Highlights from recent research on the science of climate change communication:
- Climate advocates can preempt their opponents by “inoculating” the public against misinformation. Explain that scientists agree on the human causes of climate change and warn that politically motivated groups are trying to sew doubt about the scientific consensus. This can help counteract misinformation (Linden, Leiserowitz, Rosenthal, & Maibach, 2017).
- Media coverage of climate change features fewer climate deniers than it did previously, but reporting still focuses on the conflict between climate deniers and climate advocates (Brüggemann & Engesser, 2017).
- Eight in ten Californians believe climate change threatens the state’s economy and quality of life (Public Policy Institute of California, 2017). California is currently coping with a drought linked to climate change.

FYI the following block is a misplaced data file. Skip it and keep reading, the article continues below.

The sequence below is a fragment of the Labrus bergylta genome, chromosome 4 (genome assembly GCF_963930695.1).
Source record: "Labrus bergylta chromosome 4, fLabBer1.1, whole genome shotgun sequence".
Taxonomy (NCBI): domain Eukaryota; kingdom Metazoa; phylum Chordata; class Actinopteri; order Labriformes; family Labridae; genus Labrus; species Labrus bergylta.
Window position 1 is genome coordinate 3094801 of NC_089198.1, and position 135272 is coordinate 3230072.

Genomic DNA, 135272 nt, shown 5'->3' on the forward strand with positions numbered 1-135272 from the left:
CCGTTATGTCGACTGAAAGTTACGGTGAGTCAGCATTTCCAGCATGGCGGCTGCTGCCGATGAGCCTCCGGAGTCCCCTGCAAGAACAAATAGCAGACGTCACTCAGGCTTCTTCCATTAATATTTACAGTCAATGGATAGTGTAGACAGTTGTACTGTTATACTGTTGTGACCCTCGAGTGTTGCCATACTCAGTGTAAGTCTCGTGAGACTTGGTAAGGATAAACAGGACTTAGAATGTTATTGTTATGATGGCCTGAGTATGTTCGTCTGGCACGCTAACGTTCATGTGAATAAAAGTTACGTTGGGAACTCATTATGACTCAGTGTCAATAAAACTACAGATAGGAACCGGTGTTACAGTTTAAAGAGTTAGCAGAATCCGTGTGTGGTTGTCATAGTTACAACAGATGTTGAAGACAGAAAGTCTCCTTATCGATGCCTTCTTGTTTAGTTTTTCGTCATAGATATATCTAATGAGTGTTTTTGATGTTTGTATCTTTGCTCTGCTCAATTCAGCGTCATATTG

- Half of voters don't trust Trump to take the "right" position on energy and environment. The large majority say that protecting nature is more important than increasing oil and gas extraction on public lands (Center for American Progress, 2017).
- Latino voters in key swing states want aggressive action on climate change (Latino Decisions, 2016).
- A new study finds that Americans exposed to the pope’s message about climate change are more likely to see climate as a moral issue. This is especially true among Republicans (Schuldt, Pearson, Romero-Canyas, & Larson-Konar, 2016).
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